10. Being right on are door step and hearing of plans to try and open them to the public we decided a local explore was in order ... visited with wevsky obscurity and frosty .. a little history.. The town's borough engineer and surveyor R.D. Brimmell conceived and planned a scheme for tunneling galleries out of the chalk. This was similar to the only other known network of deep shelters in Barcelona that Spain built during the Spanish civil war. Following Hitler's seizure of Austria in 1938 Brimmell put his proposals before the town council for submission to the Home Office for approval. The plan was rejected on the grounds that it was "premature". Following Munich, the council approached the Home Office a second time but were again turned down. In the spring of 1939 when Hitler walked into Czechoslovakia, the council made a third appeal to the Home Office who relented and excavations began. By the outbreak of war, work was nearing completion on what was to become one of the most extensive network of deep air-raid shelters anywhere in the country. Plans were soon in hand to incorporate both the standard gauge and narrow gauge tunnels in to the shelter network. The tunnels would be linked to a further 3.25 miles of new tunnels skirting the town in a semi-circular route.The contract for this immense undertaking was awarded to Francois Cementation Co. Ltd., at a cost of £40,383 with an additional £13,481 for seating, lighting, chemical toilets and the costs of converting the existing tunnels.Work proceeded night and day and the first section of the network between West Harbour and Queen Street was opened by the Duke of Kent on 1st June 1939 with the contract due to be completed by the end of that year. As each new section of tunnel was opened it received it's allocation of local people with strict regulations enforced; smoking was forbidden and pets and prams were not allowed underground. The first section opened had batteries and a generator but the rest of the tunnels had to rely on the town supply, which was at times erratic. Eventually the council provided 200 hurricane lamps. There was also a system of loudspeakers to relay wireless programmes and announcements. on with the pics... THE WESTCLIFF SECTION visited with obscurity ... The tunnels ran at a depth of 50 to 90 feet, following the line of existing roads wherever possible. For most of its length they were unsupported and un-lined but the entrance tunnels close to the surface and a few short sections through unstable ground were lined with reinforced concrete. For most of their length the new tunnels were 6' wide by 7' high with toilet recesses fitted with curtains at 75 foot intervals and a first aid post every 1000 feet. There were ten ventilation shafts throughout the system.There was seating for 35,000 but the shelter was expected to hold 60,000 without difficulty.There were numerous spur tunnels serving 10 entrances located mainly in public parks and open spaces, (one of them at Vale Square was filled in before the shelter opened as the area was well served by two other entrances) with an 11th entrance in the hospital as a quick route for taking patients down from the wards and casualties up into the hospital. thanks for looking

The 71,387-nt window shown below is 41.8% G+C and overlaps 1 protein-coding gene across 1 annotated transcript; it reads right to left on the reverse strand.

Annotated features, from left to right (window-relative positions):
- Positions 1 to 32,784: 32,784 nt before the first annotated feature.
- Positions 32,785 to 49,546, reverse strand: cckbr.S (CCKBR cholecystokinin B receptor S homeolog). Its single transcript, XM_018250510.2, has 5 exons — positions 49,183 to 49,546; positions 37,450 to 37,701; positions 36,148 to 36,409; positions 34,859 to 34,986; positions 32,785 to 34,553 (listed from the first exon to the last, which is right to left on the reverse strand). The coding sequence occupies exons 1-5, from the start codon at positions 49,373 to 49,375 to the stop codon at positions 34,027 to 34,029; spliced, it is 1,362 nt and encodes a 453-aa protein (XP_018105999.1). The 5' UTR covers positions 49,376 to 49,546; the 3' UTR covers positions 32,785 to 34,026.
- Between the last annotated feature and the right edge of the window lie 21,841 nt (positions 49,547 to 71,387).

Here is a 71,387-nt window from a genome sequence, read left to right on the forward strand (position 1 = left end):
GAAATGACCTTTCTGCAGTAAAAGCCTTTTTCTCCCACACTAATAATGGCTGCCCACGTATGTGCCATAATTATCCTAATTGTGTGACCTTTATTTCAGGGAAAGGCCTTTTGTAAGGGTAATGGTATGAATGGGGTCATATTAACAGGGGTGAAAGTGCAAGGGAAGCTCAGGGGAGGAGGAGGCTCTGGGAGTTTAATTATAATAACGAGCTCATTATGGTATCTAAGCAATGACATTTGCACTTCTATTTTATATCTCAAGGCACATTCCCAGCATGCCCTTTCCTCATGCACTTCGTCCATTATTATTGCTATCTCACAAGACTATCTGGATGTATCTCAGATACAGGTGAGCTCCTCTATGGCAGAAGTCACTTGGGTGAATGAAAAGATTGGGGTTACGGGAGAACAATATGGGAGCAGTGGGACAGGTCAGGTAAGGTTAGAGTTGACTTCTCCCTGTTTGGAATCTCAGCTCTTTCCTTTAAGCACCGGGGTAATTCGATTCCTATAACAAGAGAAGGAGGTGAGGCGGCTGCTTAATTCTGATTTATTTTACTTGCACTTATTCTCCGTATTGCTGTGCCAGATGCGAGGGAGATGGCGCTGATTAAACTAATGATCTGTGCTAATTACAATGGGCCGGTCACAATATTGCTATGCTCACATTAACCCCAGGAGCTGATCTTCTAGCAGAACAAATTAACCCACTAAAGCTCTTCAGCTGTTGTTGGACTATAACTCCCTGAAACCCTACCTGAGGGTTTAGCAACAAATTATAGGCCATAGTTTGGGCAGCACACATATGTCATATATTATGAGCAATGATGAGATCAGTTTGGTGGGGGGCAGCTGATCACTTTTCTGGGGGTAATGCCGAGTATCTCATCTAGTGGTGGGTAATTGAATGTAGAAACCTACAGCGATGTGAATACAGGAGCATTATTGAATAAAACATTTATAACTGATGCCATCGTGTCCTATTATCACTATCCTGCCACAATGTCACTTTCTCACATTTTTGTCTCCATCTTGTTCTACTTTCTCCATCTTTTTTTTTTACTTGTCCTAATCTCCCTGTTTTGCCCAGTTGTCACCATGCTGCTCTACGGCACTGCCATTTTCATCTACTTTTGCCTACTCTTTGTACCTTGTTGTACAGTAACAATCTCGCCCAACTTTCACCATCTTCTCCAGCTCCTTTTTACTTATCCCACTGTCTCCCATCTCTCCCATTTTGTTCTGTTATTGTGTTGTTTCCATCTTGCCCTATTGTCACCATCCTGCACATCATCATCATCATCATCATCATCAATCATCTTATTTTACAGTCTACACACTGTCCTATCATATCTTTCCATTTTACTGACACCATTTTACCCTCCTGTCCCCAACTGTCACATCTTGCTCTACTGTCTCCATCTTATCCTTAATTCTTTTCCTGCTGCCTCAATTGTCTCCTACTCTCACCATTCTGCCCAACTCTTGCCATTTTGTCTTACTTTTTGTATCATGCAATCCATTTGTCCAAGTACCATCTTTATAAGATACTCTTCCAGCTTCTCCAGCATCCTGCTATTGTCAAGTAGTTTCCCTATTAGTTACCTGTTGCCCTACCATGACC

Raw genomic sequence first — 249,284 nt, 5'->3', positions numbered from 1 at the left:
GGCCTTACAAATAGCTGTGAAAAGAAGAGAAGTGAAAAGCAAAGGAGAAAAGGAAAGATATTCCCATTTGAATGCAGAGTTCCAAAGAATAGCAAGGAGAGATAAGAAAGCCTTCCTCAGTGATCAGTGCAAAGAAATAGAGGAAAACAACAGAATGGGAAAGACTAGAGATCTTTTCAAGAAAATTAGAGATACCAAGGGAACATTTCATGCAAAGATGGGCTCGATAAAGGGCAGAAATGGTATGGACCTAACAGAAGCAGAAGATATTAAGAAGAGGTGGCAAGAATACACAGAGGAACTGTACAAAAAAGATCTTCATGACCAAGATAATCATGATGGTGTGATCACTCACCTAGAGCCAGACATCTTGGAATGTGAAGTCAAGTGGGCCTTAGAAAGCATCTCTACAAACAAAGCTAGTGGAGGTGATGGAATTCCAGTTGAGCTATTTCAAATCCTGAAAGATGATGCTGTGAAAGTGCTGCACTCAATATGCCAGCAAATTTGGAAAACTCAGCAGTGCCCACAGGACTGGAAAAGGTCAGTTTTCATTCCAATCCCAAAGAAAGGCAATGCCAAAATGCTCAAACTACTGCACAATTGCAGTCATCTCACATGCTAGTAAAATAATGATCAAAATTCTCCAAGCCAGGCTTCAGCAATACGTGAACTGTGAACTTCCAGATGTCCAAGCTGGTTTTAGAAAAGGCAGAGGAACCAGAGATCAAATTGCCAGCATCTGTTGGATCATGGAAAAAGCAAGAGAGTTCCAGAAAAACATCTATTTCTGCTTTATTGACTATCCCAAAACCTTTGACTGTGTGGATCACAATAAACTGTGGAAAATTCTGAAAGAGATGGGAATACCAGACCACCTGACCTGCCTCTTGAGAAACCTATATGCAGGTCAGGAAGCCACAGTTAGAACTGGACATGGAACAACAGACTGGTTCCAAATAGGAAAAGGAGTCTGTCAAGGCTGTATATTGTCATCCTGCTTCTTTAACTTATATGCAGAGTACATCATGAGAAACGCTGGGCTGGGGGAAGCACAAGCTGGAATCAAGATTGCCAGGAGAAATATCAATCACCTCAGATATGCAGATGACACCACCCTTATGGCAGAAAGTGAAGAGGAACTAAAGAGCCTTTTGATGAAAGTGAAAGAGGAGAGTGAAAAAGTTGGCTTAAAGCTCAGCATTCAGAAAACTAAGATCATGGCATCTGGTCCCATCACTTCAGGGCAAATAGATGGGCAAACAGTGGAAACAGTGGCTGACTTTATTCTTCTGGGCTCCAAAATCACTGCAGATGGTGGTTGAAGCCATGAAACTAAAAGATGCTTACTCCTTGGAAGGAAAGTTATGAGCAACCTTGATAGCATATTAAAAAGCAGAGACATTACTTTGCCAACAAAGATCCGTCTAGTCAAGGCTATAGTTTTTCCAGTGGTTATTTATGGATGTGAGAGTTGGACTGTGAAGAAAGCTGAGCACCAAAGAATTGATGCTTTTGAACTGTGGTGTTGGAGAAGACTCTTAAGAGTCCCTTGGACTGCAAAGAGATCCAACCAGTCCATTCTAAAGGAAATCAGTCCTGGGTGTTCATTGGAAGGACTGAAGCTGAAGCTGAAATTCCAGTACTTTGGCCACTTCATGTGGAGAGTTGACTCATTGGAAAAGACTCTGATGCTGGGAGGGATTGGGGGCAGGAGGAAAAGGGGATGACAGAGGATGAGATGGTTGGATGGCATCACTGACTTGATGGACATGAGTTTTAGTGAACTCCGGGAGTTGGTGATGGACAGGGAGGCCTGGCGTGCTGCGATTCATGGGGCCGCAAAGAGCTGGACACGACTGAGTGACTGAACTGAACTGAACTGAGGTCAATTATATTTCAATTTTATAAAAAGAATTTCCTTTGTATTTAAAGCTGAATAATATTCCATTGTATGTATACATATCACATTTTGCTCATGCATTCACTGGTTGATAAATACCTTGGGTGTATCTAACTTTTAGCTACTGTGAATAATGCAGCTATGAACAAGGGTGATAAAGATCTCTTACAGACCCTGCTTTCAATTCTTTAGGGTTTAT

11. Hmmmmm after looking inside the Childrens Hospital Inside and out (now converted to a asian building) so nothing left at all in there...we headed over the road to St Catherines Hospital (for Cancer and Incurables), very easy access to this well nice place but no nice machinery left only Ooozzing with pealed paint !. within the cellar